Elevated levels of bacteria found in the ocean from Santa Monica, Will Rogers, Malibu, Marina Del Rey
THE ANGEL – Health officials issued another recommendation after elevated levels of bacteria were found in the water near several beaches in Southern California.
The Los Angeles County Department of Public Health’s water warning advised beach goers to exercise caution when swimming, surfing, and playing in the ocean near drains, creeks, and rivers.
In particular, increased bacterial levels were discovered in:
- Bel Air Bay Club on Will Rogers State Beach
- Mothers Beach in Marina Del Rey
- Santa Monica Pier in Santa Monica
- Malibu Lagoon on Surfrider Beach
A prior warning was issued for Avalon Beach on Catalina Island (50 feet east of the pier), but a recent sample showed the water quality was back to state standards.
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Health officials have issued several beach warnings since the massive spill of 17 million gallons of sewage on July 11, but said no sewage from the Hyperion facility is currently being discharged into the ocean and seawater, adding that bacteria levels are often out of the day to day fluctuates.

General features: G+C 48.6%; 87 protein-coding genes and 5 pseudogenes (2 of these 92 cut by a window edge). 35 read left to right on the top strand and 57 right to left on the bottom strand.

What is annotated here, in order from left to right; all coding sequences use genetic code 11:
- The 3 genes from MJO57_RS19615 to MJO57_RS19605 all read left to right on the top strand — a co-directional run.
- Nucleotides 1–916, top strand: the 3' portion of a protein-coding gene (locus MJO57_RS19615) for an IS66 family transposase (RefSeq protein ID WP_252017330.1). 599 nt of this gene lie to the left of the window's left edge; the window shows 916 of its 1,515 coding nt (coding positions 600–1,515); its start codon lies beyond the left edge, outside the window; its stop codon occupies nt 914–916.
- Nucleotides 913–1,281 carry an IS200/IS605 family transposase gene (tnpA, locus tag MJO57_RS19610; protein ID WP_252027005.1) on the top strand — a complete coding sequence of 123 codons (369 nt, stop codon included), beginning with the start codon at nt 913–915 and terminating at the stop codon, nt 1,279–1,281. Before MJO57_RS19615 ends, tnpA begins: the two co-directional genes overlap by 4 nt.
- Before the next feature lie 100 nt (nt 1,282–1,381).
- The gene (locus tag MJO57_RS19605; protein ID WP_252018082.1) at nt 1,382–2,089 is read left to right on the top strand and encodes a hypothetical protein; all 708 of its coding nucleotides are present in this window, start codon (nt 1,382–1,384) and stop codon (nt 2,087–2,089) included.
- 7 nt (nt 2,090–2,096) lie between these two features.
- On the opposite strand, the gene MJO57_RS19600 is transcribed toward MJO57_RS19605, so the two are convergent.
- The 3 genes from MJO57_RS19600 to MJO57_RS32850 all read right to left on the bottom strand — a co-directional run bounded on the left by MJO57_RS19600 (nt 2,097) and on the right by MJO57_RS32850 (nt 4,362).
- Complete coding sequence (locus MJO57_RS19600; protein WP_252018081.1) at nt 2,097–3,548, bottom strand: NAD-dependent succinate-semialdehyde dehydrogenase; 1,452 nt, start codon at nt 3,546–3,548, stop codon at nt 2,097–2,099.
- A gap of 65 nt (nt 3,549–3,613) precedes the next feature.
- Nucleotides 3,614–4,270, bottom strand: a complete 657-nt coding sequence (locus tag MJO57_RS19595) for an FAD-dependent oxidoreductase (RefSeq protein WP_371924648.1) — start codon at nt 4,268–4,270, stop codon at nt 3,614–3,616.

On July 11, around 17 million gallons of raw sewage were spilled into the ocean, forcing health officials to shut down several beaches in the area for several days. It took more than 24 hours for health officials to inform the public of the sewage leak, which County’s Public Health Director Barbara Ferrer called “multiple failures in addition to multiple failures.”
Los Angeles county regulators are addressing the Hyperion sewer leak
The failure to alert the public more quickly of a 17 million gallon sewage spill that ultimately closed the beaches from El Segundo to the south end of Playa del Rey was largely due to a department of the Department of Health, according to a report discussed by district officials.
A report detailing wastewater pollution accused the county health department of failing to inform the public any faster.
“There is no excuse for that,” Ferrer told the board of directors and the public on Tuesday.
The beaches finally reopened on July 14th after the health department reported that bacteria levels in the water had returned to normal.
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